Curcumin mimics the neurocognitive and anti-inflammatory effects of caloric restriction in a mouse model of midlife obesity

Marjana Rahman Sarker, Susan Faye Franks, Nathalie Sumien, Nopporn Thangthaeng, Frank Anthony Filipetto, Michael J. Forster

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Abstract

Dietary curcumin was studied for its potential to decrease adiposity and reverse obesityassociated cognitive impairment in a mouse model of midlife sedentary obesity. We hypothesized that curcumin intake, by decreasing adiposity, would improve cognitive function in a manner comparable to caloric restriction (CR), a weight loss regimen. 15-month-old male C57BL/6 mice were assigned in groups to receive the following dietary regimens for 12 weeks: (i) a base diet (Ain93M) fed ad libitum (AL), (ii) the base diet restricted to 70% of ad libitum (CR) or (iii) the base diet containing curcumin fed AL (1000 mg/kg diet, CURAL). Blood markers of inflammation, interleukin 6 (IL-6) and C-reactive protein (CRP), as well as an indicator of redox stress (GSH: GSSG ratio), were determined at different time points during the treatments, and visceral and subcutaneous adipose tissue were measured upon completion of the experiment. After 8 weeks of dietary treatment, the mice were tested for spatial cognition (Morris water maze) and cognitive flexibility (discriminated active avoidance). The CR group showed significant weight loss and reduced adiposity, whereas CURAL mice had stable weight throughout the experiment, consumed more food than the AL group, with no reduction of adiposity. However, both CR and CURAL groups took fewer trials than AL to reach criterion during the reversal sessions of the active avoidance task, suggesting an improvement in cognitive flexibility. The AL mice had higher levels of CRP compared to CURAL and CR, and GSH as well as the GSH: GSSG ratio were increased during curcumin intake, suggesting a reducing shift in the redox state. The results suggest that, independent of their effects on adiposity; dietary curcumin and caloric restriction have positive effects on frontal cortical functions that could be linked to anti-inflammatory or antioxidant actions.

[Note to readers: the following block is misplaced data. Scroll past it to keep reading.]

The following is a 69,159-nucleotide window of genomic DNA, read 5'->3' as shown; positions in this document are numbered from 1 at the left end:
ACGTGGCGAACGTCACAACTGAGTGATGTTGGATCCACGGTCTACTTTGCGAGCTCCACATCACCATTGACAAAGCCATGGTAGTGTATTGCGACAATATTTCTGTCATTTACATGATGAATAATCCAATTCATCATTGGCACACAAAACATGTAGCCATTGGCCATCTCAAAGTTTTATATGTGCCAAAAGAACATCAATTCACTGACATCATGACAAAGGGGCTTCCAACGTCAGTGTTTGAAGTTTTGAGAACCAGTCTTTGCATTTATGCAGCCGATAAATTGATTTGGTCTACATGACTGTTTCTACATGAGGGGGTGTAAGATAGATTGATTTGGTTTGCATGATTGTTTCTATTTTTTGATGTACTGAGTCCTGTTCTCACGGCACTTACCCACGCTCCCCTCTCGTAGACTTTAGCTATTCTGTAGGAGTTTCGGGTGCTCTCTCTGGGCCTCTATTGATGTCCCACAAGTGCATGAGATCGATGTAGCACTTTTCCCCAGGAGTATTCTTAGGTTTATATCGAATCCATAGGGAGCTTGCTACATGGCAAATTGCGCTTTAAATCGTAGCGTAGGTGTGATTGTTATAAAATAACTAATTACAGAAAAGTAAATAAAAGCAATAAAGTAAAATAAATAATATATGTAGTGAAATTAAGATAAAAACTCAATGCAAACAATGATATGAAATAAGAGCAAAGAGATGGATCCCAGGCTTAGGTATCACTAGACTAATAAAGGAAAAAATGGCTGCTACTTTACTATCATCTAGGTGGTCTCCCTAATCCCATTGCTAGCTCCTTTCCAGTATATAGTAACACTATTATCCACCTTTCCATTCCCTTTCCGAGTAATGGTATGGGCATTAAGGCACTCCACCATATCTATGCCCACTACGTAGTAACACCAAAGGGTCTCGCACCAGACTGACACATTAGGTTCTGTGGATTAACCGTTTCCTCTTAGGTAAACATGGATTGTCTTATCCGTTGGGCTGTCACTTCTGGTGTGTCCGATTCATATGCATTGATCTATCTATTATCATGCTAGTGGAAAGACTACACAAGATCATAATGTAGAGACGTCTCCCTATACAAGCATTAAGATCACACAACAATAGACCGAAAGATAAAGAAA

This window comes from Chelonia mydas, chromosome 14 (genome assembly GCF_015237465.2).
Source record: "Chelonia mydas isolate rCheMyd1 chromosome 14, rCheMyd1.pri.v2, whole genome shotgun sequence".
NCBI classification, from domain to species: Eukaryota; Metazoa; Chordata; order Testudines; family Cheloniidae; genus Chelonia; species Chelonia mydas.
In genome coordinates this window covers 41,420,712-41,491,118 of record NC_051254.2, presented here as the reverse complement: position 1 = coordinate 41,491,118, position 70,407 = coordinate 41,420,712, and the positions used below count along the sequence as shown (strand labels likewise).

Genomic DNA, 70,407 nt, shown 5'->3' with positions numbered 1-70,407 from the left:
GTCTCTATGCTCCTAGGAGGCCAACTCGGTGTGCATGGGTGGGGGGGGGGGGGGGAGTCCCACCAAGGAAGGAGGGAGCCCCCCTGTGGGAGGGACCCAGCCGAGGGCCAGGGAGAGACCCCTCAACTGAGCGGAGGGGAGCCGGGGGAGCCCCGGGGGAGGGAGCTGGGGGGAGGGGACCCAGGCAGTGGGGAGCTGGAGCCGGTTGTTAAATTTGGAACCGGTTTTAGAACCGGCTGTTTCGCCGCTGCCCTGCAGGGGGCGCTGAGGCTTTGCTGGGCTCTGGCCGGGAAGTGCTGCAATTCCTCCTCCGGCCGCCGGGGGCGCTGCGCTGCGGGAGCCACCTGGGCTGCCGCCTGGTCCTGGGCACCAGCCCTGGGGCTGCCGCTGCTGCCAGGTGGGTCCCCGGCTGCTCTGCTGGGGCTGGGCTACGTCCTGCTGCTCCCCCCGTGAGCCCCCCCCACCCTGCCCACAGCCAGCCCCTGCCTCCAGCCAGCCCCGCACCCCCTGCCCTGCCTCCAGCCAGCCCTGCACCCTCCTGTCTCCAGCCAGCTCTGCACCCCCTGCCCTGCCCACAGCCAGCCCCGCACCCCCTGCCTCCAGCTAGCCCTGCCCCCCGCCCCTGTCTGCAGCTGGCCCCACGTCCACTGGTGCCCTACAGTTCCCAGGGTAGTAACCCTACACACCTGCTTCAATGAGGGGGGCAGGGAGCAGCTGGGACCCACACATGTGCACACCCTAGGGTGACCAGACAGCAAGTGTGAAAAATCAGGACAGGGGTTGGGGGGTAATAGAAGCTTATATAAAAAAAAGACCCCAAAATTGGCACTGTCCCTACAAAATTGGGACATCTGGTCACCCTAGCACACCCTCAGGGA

Original languageEnglish
Article numbere0140431
JournalPLoS ONE
Volume10
Issue number10
DOIs
StatePublished - 16 Oct 2015

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